by Stephanie McCrackenMarch 31, 2015 counseling, couples counseling, couples therapy, dating, marriage counseling, mindfulness, personal growth, popular culture, psychology, psychotherapy0 comments
The Fish and The Bird, A thoughts on Compliments
To those birds flying high, swooping down to proffer complements to external beauty, words like “she’s so pretty”, to the “did you see the way she looks with no makeup on”, to the world of no filter selfies, oh my goodness that girl looks like a hobbit, and look at the photo shop on Justin- he’s really so spindly. Did you see how much weight Kim has gained after her baby? To the land of tinder where we read little and swipe left, swipe right back and forth in an endless procession of objects for our egos and libido. How truly healthy are our minds eyes in whirl of impulsively uttered, “she’s so pretty and you’re so gorgeous” Maybe we are not too late to climb aboard the ship we are missing. It’s not about the way we look so much as the way that we feel. Mature love and even primal lust take much more than a craftily stated tagline and a first date where we are picked up in a shiny new Italian automobile by a man with bulging neck circumference, the male form of silicone breasts.
In a recent conversation with a good friend she mentioned her frustration that her ex-boyfriend would tell her that “she was the most beautiful woman in the world”, she would always feel diminished by this trite and billowy compliment and a few times she would muster the strength to look at him and state “but no, I am not.” Before anyone offers a preliminary diagnosis, she is not a woman with low self-esteem, my friend indeed is a prideful creature but hadn’t ever aspired to compete in the beauty pageant circuit. Yet, every time she would protest the compliment he would change the subject, invariably “you’re the most beautiful woman in the world” was the bloke’s idea of a high compliment. Perhaps some woman or men would swoon over those words, (see definition of bird) however this lady felt injustice upon that remark, this friend is a very lovely woman but she would wonder; “if the best in me is on the outside then what will I be when my skin sags and my locks have faded to silver?” In mindful dating and loving we can call upon the number one rule of persuasion is “know your audience.” It is important to know who it is that you’re talking to when lavishing charming praise upon a lady or gent. The world which compliments a woman or man’s façade without mentioning their inner world is a place where people become invisible or worthless as the years pass by. My friend’s relationship with her well-meaning boyfriend ended many years ago, perhaps in many ways because he never was able to know her inside, she was more mindful of the inner world and he dwelled above, he the bird and she the fish if you will.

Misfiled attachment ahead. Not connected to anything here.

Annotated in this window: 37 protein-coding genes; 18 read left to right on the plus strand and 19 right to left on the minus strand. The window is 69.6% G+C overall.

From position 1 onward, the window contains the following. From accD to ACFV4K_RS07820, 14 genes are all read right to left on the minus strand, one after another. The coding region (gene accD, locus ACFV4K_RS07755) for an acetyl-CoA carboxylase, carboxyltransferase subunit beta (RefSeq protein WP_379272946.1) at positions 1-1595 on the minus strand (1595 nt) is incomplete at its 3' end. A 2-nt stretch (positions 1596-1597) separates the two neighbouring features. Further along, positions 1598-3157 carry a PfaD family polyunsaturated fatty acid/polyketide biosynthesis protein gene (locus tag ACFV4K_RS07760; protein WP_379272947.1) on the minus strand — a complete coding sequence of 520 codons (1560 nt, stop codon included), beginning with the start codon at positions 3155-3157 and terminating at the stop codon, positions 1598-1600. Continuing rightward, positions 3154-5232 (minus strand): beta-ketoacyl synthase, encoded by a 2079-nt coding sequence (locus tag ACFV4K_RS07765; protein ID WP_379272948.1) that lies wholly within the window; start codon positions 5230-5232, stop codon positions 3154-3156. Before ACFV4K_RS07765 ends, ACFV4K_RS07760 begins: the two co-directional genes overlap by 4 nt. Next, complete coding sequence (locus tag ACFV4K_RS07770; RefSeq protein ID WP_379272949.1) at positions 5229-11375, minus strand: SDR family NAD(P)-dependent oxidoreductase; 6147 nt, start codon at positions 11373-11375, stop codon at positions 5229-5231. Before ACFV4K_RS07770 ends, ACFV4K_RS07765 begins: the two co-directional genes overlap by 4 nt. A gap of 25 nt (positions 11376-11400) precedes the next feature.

If you really have your gaze locked on a lovely man or women and you have struck up conversation and now want to put the lady or gent under loves spell then pay close attention, not to how much his or her teeth sparkle when they smile, instead pay attention to the “what”. Disclaimer*** this may not work for everyone, notice fish and bird above if when dealing with woman who is more fish or mermaid and you use bird praise it may be less effective. On a more serious note our most valuable attributes are those things which vanquish mortality and link us to the wellspring of the eternal. Notice in her the conviction in her tone when she speaks. Observe in your beloved the way that they can put others at ease. Cast attention to his or her work ethic, keeping late hours and waking up in the early hours to start it all over again. Tell her that the attention and skill she puts into maintaining her health are inspirational. You see she just may be more flattered by these compliments, as they speak to something timeless, to values like strength, intention and honor, the things that will hold his or her posture erect even as geriatric skin sages into the most lovely gray pallor. When we feel understood and valued for the core components of our character then we feel connected, for many of us this notion of understanding facilitates the foundation of intimacy and attraction, yet it is not for the faint of heart or those who aren’t willing to put forth the bountiful effort required to nurture love.
In love and kindness,
Stephanie McCracken MSPC
Nicole Monteleone MA, LPC, NCC
Reviving Minds Therapy
1010 Western Avenue Pittsburgh Pa 15233